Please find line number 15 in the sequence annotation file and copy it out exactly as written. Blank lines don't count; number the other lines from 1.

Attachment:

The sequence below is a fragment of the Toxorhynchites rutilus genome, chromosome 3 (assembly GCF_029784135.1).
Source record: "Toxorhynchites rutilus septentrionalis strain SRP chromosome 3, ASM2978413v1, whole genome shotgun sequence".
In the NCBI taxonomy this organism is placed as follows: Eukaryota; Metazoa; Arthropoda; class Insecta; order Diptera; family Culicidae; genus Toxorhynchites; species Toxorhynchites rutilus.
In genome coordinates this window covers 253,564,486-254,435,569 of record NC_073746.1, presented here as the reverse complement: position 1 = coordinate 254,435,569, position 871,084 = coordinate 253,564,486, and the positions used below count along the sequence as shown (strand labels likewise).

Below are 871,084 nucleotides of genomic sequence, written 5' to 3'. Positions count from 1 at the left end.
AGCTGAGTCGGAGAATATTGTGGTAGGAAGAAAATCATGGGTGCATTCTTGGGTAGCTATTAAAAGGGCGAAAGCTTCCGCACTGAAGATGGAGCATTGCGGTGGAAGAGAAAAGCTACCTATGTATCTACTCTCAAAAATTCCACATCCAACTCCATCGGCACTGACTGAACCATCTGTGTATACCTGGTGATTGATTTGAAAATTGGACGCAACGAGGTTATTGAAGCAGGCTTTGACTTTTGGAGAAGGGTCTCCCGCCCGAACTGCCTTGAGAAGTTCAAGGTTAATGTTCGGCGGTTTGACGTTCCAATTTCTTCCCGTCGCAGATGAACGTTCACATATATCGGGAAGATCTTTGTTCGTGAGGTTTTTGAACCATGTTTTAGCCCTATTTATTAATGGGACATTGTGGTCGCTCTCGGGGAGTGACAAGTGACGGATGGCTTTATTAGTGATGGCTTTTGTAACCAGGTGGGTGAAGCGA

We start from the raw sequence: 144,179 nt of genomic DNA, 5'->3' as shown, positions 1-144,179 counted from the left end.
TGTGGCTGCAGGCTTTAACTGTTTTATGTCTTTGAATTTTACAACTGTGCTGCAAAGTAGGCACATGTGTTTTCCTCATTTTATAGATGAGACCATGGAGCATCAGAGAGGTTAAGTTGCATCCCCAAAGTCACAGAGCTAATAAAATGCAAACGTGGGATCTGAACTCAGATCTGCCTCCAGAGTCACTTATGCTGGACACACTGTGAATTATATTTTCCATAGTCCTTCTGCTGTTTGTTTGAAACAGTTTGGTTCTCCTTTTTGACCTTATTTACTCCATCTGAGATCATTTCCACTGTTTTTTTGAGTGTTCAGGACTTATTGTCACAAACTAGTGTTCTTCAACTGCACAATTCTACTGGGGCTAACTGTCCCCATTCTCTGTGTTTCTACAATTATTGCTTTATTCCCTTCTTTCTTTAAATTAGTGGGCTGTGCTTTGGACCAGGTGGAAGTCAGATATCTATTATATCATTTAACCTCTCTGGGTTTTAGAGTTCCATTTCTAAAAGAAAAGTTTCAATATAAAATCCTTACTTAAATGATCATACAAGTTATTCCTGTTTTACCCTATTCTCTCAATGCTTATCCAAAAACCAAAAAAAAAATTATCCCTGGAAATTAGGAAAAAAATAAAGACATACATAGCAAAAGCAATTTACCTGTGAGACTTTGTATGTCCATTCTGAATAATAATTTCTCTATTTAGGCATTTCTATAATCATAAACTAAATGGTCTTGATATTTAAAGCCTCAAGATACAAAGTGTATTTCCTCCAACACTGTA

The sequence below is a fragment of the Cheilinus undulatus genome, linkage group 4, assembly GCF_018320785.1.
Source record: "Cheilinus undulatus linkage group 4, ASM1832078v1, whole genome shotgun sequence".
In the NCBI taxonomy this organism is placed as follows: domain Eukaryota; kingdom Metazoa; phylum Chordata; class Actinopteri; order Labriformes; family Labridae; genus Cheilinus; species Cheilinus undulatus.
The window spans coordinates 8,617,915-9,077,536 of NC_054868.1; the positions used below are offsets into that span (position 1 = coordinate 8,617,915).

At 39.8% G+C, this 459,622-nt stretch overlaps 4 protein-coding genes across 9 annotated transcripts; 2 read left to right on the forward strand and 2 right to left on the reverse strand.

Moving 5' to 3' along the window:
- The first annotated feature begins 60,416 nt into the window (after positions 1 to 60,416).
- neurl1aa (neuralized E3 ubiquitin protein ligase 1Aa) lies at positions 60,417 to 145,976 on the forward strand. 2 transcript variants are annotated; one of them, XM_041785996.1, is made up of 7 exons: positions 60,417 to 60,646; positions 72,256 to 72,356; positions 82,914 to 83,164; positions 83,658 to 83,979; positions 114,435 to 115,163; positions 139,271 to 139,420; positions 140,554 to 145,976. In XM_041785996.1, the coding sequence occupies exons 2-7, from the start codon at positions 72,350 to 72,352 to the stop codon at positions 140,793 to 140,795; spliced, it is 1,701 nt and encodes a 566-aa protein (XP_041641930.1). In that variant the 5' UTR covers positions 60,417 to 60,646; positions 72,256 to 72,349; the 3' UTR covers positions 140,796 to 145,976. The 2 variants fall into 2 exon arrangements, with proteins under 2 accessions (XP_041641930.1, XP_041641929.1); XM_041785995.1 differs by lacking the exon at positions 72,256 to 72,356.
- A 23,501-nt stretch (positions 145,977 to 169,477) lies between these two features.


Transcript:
- The first annotated feature begins 60,416 nt into the window (after positions 1 to 60,416).